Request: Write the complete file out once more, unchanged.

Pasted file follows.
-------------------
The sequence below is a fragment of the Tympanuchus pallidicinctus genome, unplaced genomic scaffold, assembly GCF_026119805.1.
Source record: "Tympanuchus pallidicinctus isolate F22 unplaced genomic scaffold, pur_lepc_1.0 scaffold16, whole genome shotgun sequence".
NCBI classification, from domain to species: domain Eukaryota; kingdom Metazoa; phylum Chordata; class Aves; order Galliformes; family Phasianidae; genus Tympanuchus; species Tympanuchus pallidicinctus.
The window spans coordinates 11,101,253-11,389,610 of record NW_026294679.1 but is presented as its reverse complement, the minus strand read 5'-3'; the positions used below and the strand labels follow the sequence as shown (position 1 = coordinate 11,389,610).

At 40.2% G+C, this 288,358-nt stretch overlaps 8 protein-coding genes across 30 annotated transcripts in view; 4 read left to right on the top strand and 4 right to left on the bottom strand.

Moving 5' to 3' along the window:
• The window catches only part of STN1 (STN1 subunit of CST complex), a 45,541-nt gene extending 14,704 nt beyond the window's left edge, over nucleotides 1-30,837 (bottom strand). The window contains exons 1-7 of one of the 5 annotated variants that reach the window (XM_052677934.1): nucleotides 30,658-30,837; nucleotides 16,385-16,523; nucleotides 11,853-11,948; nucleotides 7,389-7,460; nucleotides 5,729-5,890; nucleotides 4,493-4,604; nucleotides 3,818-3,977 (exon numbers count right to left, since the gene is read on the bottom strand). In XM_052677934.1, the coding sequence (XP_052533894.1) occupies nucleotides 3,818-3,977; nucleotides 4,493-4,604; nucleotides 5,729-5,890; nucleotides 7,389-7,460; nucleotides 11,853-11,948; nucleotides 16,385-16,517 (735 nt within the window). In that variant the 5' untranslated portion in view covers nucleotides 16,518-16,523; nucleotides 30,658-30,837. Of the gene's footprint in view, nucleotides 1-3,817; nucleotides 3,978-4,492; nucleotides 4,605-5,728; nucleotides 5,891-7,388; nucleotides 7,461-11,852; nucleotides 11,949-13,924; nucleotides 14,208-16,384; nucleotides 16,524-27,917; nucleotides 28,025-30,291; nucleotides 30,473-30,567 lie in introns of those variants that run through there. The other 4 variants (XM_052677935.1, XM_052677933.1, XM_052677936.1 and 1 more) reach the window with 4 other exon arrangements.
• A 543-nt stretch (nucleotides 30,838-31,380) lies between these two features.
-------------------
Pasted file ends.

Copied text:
The sequence below is a fragment of the Tympanuchus pallidicinctus genome, unplaced genomic scaffold, assembly GCF_026119805.1.
Source record: "Tympanuchus pallidicinctus isolate F22 unplaced genomic scaffold, pur_lepc_1.0 scaffold16, whole genome shotgun sequence".
NCBI classification, from domain to species: domain Eukaryota; kingdom Metazoa; phylum Chordata; class Aves; order Galliformes; family Phasianidae; genus Tympanuchus; species Tympanuchus pallidicinctus.
The window spans coordinates 11,101,253-11,389,610 of record NW_026294679.1 but is presented as its reverse complement, the minus strand read 5'-3'; the positions used below and the strand labels follow the sequence as shown (position 1 = coordinate 11,389,610).

At 40.2% G+C, this 288,358-nt stretch overlaps 8 protein-coding genes across 30 annotated transcripts in view; 4 read left to right on the top strand and 4 right to left on the bottom strand.

Moving 5' to 3' along the window:
• The window catches only part of STN1 (STN1 subunit of CST complex), a 45,541-nt gene extending 14,704 nt beyond the window's left edge, over nucleotides 1-30,837 (bottom strand). The window contains exons 1-7 of one of the 5 annotated variants that reach the window (XM_052677934.1): nucleotides 30,658-30,837; nucleotides 16,385-16,523; nucleotides 11,853-11,948; nucleotides 7,389-7,460; nucleotides 5,729-5,890; nucleotides 4,493-4,604; nucleotides 3,818-3,977 (exon numbers count right to left, since the gene is read on the bottom strand). In XM_052677934.1, the coding sequence (XP_052533894.1) occupies nucleotides 3,818-3,977; nucleotides 4,493-4,604; nucleotides 5,729-5,890; nucleotides 7,389-7,460; nucleotides 11,853-11,948; nucleotides 16,385-16,517 (735 nt within the window). In that variant the 5' untranslated portion in view covers nucleotides 16,518-16,523; nucleotides 30,658-30,837. Of the gene's footprint in view, nucleotides 1-3,817; nucleotides 3,978-4,492; nucleotides 4,605-5,728; nucleotides 5,891-7,388; nucleotides 7,461-11,852; nucleotides 11,949-13,924; nucleotides 14,208-16,384; nucleotides 16,524-27,917; nucleotides 28,025-30,291; nucleotides 30,473-30,567 lie in introns of those variants that run through there. The other 4 variants (XM_052677935.1, XM_052677933.1, XM_052677936.1 and 1 more) reach the window with 4 other exon arrangements.
• A 543-nt stretch (nucleotides 30,838-31,380) lies between these two features.